Crash involving WSDOT incident response truck reminder for drivers to 'move over' for emergency vehicles

Drivers experienced delays on I-405 northbound in Bothell on Wednesday morning after a driver hit a Washington State Department of Transportation Incident Response Team (IRT) vehicle, causing miles-long backups. 

Thankfully, the IRT driver and the driver of the vehicle that caused the crash were not seriously injured. 

However, the incident is a reminder to drive sober and move over for emergency vehicles or roadwork crews.

According to WSDOT, this is the 3rd time the IRT worker has been involved in a collision since 2016. This time around, he was responding to a previous collision when he was hit by a woman driving a van. 

WSDOT says collisions like this happen a few times every year and that is one too  many.

"When one of our team members is involved in an incident like this that could have been prevented, you know, it's tough, it's even worse when that person is hurt," said Bart Treece of WSDOT.

Treece says it also impacts other workers who have to continue to be out there doing their job while knowing a team member is receiving medical care.  

According to Washington State Patrol, the woman who caused the crash ran through cones placed to close a lane for a previous crash and hit the truck. 

WSP said the driver is under investigation for suspected impairment.

"[He was] just doing his job trying to help people stay safe on the highway. Not sure how else to say it. If you're going to operate a vehicle, be sober, be alert, be focused," WSDOT tweeted.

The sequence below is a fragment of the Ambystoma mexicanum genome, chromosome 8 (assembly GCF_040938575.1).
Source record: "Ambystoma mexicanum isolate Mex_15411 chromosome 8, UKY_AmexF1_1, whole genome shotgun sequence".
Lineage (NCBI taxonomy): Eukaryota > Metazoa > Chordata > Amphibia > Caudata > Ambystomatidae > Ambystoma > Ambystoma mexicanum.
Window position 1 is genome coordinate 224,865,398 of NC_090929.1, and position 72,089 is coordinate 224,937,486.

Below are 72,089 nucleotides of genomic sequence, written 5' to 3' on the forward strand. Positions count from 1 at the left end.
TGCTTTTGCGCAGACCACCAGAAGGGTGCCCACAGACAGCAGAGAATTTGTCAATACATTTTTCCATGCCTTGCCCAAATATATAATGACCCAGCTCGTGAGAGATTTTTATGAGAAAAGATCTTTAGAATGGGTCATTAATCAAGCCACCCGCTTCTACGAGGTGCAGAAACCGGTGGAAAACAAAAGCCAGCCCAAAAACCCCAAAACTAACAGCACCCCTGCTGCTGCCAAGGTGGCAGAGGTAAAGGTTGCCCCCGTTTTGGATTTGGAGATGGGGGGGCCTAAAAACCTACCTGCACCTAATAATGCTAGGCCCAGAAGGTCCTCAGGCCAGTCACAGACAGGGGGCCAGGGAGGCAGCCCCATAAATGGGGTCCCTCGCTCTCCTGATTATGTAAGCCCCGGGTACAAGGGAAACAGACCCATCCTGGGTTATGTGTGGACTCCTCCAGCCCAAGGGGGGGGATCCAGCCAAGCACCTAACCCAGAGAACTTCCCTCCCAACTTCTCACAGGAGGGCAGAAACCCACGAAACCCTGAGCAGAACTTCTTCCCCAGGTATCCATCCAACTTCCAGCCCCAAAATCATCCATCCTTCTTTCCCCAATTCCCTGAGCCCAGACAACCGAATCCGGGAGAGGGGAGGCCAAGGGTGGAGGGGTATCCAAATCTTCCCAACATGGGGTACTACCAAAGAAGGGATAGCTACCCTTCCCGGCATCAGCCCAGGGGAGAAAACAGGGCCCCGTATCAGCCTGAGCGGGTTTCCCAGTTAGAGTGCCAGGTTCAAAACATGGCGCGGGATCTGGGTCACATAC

It's the law to move over, or slow down if you can't, on Washington roads when there is an emergency vehicle or construction vehicle pulled over on the shoulder or in a lane. 

Trooper Rick Johnson says he's been hit a couple of times while parked on the highway with his lights on.

He says being on the shoulder is dangerous but if you end up there Johnson says the safest place to be is stay inside and call for help.

"We really encourage people if they are disabled to stay in their vehicles," Trooper Johnson said.

Photo from Washington State Patrol

The original Move Over Law was passed in 2007 in an effort to protect emergency workers who were stopped on the highways conducting their business, according to WSP. Since 2007, the number of collisions involving emergency vehicles and workers has increased instead of decreasing, WSP reported.

In 2010, legislation was submitted and passed to amend the old law to include an "Emergency Zone," which is a space of at least 200 feet behind emergency or construction vehicles stopped on the roadway.

If a driver is stopped by law enforcement for violating the Emergency Zone Law, the driver could get a ticket or fine, or could even be charged with reckless endangerment. If convicted of reckless endangerment, the driver could have their license suspended for 90 days. 

Read more on the Washington Move Over Law here

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